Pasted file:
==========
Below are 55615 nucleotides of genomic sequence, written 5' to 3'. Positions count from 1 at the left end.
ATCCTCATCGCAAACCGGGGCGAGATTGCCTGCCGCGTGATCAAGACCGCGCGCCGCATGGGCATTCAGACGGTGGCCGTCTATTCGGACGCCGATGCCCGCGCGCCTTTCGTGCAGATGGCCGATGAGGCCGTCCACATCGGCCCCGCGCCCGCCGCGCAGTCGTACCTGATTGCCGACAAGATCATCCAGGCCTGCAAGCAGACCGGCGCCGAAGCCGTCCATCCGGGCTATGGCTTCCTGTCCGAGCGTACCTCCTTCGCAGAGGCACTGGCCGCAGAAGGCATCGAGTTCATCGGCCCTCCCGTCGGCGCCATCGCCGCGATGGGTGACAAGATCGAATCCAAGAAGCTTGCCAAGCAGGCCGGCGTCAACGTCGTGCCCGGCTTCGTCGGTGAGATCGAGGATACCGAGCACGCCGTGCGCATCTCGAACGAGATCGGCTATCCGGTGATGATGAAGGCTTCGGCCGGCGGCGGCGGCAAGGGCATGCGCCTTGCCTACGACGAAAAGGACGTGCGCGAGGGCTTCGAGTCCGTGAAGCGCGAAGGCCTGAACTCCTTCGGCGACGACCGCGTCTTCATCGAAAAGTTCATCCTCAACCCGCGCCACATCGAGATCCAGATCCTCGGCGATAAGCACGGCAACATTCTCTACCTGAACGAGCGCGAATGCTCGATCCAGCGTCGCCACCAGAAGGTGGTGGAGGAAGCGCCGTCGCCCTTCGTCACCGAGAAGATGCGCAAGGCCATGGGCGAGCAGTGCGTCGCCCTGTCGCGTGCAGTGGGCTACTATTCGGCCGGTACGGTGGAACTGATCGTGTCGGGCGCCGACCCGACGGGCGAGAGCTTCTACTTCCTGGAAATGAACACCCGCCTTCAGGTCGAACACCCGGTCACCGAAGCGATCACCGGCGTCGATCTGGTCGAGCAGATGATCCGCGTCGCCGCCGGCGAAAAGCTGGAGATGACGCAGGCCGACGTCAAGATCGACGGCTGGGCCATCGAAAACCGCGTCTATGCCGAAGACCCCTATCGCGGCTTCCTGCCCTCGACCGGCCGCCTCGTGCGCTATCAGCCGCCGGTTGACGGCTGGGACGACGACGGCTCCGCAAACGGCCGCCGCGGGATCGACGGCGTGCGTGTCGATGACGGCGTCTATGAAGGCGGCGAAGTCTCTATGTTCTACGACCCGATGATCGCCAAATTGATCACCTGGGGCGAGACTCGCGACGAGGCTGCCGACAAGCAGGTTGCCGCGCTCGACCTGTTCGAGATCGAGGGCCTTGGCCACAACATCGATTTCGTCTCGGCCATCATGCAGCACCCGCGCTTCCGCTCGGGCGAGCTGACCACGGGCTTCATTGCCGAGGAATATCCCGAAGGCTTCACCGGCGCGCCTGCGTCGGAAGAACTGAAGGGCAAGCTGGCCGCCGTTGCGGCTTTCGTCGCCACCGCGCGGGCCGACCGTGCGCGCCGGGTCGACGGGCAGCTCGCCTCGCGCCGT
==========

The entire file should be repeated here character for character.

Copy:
Below are 55615 nucleotides of genomic sequence, written 5' to 3'. Positions count from 1 at the left end.
ATCCTCATCGCAAACCGGGGCGAGATTGCCTGCCGCGTGATCAAGACCGCGCGCCGCATGGGCATTCAGACGGTGGCCGTCTATTCGGACGCCGATGCCCGCGCGCCTTTCGTGCAGATGGCCGATGAGGCCGTCCACATCGGCCCCGCGCCCGCCGCGCAGTCGTACCTGATTGCCGACAAGATCATCCAGGCCTGCAAGCAGACCGGCGCCGAAGCCGTCCATCCGGGCTATGGCTTCCTGTCCGAGCGTACCTCCTTCGCAGAGGCACTGGCCGCAGAAGGCATCGAGTTCATCGGCCCTCCCGTCGGCGCCATCGCCGCGATGGGTGACAAGATCGAATCCAAGAAGCTTGCCAAGCAGGCCGGCGTCAACGTCGTGCCCGGCTTCGTCGGTGAGATCGAGGATACCGAGCACGCCGTGCGCATCTCGAACGAGATCGGCTATCCGGTGATGATGAAGGCTTCGGCCGGCGGCGGCGGCAAGGGCATGCGCCTTGCCTACGACGAAAAGGACGTGCGCGAGGGCTTCGAGTCCGTGAAGCGCGAAGGCCTGAACTCCTTCGGCGACGACCGCGTCTTCATCGAAAAGTTCATCCTCAACCCGCGCCACATCGAGATCCAGATCCTCGGCGATAAGCACGGCAACATTCTCTACCTGAACGAGCGCGAATGCTCGATCCAGCGTCGCCACCAGAAGGTGGTGGAGGAAGCGCCGTCGCCCTTCGTCACCGAGAAGATGCGCAAGGCCATGGGCGAGCAGTGCGTCGCCCTGTCGCGTGCAGTGGGCTACTATTCGGCCGGTACGGTGGAACTGATCGTGTCGGGCGCCGACCCGACGGGCGAGAGCTTCTACTTCCTGGAAATGAACACCCGCCTTCAGGTCGAACACCCGGTCACCGAAGCGATCACCGGCGTCGATCTGGTCGAGCAGATGATCCGCGTCGCCGCCGGCGAAAAGCTGGAGATGACGCAGGCCGACGTCAAGATCGACGGCTGGGCCATCGAAAACCGCGTCTATGCCGAAGACCCCTATCGCGGCTTCCTGCCCTCGACCGGCCGCCTCGTGCGCTATCAGCCGCCGGTTGACGGCTGGGACGACGACGGCTCCGCAAACGGCCGCCGCGGGATCGACGGCGTGCGTGTCGATGACGGCGTCTATGAAGGCGGCGAAGTCTCTATGTTCTACGACCCGATGATCGCCAAATTGATCACCTGGGGCGAGACTCGCGACGAGGCTGCCGACAAGCAGGTTGCCGCGCTCGACCTGTTCGAGATCGAGGGCCTTGGCCACAACATCGATTTCGTCTCGGCCATCATGCAGCACCCGCGCTTCCGCTCGGGCGAGCTGACCACGGGCTTCATTGCCGAGGAATATCCCGAAGGCTTCACCGGCGCGCCTGCGTCGGAAGAACTGAAGGGCAAGCTGGCCGCCGTTGCGGCTTTCGTCGCCACCGCGCGGGCCGACCGTGCGCGCCGGGTCGACGGGCAGCTCGCCTCGCGCCGT